I have a confession to make: I absolutely hate password managers. In fact, I despise password managers. Typical password managers, that is. For example, 1Password is a favorite among Mac users. Personally, I would never use it. 1Password offers many features such as filling in web forms, generating strong and unique passwords, it’s pretty versatile, there’s an app for the iPhone/iPod Touch, etc. Granted, 1Password is a beautiful password manager, but again, at heart, it’s just a typical password manager that is entirely proprietary. If your 1Password database or Mac OS X Keychain ever became corrupted, you’d basically be up shit creek without a paddle. You’d know none of your passwords, you’d probably have forgotten which username/e-mail you used for any given site, and did I mention you’d be up shit creek…? That’s why I use SuperGenPass.
Similar to 1Password, SuperGenPass uses a master password. It uses it in a slightly different manner, however. Rather than using it to grant one access to a list of one’s passwords, SuperGenPass uses one’s master password and the domain name of the Web site one is visiting to generate a password based on a one-way hash algorithm. It works like this:
- Visit the site
- Type the master password
- Click the SuperGenPass Bookmark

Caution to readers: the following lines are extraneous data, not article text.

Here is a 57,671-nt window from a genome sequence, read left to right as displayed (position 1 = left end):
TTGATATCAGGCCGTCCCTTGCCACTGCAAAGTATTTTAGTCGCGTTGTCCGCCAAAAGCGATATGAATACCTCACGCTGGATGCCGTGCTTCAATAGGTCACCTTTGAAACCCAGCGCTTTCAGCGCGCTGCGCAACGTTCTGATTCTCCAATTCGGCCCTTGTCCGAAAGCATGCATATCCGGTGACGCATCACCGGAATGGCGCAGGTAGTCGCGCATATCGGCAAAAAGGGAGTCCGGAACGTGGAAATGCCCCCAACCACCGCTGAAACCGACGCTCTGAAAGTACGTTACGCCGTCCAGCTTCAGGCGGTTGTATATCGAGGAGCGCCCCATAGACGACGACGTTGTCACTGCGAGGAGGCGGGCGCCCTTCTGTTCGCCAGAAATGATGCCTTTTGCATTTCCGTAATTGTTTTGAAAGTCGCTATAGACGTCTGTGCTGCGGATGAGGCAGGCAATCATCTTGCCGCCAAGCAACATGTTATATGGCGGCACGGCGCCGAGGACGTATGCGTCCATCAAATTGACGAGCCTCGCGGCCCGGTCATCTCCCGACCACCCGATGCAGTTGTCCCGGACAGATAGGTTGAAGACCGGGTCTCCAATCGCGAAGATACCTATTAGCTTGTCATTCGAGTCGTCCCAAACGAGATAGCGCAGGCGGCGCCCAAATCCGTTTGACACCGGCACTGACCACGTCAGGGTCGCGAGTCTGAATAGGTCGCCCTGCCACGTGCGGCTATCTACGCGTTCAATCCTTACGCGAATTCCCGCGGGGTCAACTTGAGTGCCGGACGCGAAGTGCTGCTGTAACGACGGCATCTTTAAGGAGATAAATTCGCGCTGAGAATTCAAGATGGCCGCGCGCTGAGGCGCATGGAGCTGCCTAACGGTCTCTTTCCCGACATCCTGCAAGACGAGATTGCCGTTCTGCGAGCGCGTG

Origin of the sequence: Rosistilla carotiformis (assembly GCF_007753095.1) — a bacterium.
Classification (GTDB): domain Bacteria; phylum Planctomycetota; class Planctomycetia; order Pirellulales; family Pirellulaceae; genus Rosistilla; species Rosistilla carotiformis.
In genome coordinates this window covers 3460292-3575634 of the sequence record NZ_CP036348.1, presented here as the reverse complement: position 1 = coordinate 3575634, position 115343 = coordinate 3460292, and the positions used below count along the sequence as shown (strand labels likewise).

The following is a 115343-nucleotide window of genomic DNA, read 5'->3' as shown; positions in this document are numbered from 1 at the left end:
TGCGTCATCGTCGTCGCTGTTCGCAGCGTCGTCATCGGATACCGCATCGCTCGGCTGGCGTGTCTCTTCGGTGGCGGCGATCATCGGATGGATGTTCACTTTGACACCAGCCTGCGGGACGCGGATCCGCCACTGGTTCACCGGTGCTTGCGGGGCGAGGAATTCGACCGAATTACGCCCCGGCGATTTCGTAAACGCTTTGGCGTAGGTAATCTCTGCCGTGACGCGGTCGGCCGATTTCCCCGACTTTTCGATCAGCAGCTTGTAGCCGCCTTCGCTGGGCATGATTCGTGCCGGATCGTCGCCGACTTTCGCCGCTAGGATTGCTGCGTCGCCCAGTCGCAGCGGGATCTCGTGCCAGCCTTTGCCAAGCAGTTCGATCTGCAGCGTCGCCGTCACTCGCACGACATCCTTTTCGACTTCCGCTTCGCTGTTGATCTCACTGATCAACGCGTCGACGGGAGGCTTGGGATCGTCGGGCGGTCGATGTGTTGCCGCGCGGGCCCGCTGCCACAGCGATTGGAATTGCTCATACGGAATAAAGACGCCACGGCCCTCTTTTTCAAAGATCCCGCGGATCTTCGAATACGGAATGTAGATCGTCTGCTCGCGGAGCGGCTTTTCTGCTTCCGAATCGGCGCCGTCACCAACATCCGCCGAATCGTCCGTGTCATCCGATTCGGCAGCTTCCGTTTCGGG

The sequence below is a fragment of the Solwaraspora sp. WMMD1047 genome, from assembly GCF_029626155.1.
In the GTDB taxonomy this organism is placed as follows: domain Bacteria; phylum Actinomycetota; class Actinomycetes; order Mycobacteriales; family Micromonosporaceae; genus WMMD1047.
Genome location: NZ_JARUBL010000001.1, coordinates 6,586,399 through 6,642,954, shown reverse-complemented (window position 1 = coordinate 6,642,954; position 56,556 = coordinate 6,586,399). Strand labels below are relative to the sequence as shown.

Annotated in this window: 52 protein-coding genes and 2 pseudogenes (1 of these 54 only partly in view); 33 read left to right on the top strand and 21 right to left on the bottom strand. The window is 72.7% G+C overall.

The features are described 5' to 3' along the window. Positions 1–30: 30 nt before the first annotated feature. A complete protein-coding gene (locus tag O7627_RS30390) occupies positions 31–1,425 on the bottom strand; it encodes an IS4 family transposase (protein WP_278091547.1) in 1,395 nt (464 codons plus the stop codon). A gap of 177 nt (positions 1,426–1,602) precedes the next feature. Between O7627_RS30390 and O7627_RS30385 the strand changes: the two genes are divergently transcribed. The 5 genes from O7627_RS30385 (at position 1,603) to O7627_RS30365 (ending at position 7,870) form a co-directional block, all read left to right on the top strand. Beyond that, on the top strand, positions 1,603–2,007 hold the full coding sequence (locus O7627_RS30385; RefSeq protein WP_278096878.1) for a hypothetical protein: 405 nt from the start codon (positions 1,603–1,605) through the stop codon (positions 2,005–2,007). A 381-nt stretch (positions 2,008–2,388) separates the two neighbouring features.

- The master password is automatically replaced with the password SuperGenPass generated
It’s really that simple, and it works like a charm.
SuperGenPass still places some responsibility on its users to remember the e-mail/username for any given site. I think that is important. Becoming too dependent on any one technology can be disastrous. [See my cloud computing article for examples.] SuperGenPass is also more portable. To use 1Password on an iPod or iPod touch, one has to download 1Password’s proprietary app/browser. Go figure! With SuperGenPass, one just needs to add the bookmark in mobile Safari and that’s it. SuperGenPass also allows one to host a copy of its site on one’s own server, so if one ever needs to re-add the bookmark and SuperGenPass’ site is down, it’s entirely possible to do so. SuperGenPass works with any modern web browser, and unlike 1Password, it’s completely free, so why not use it?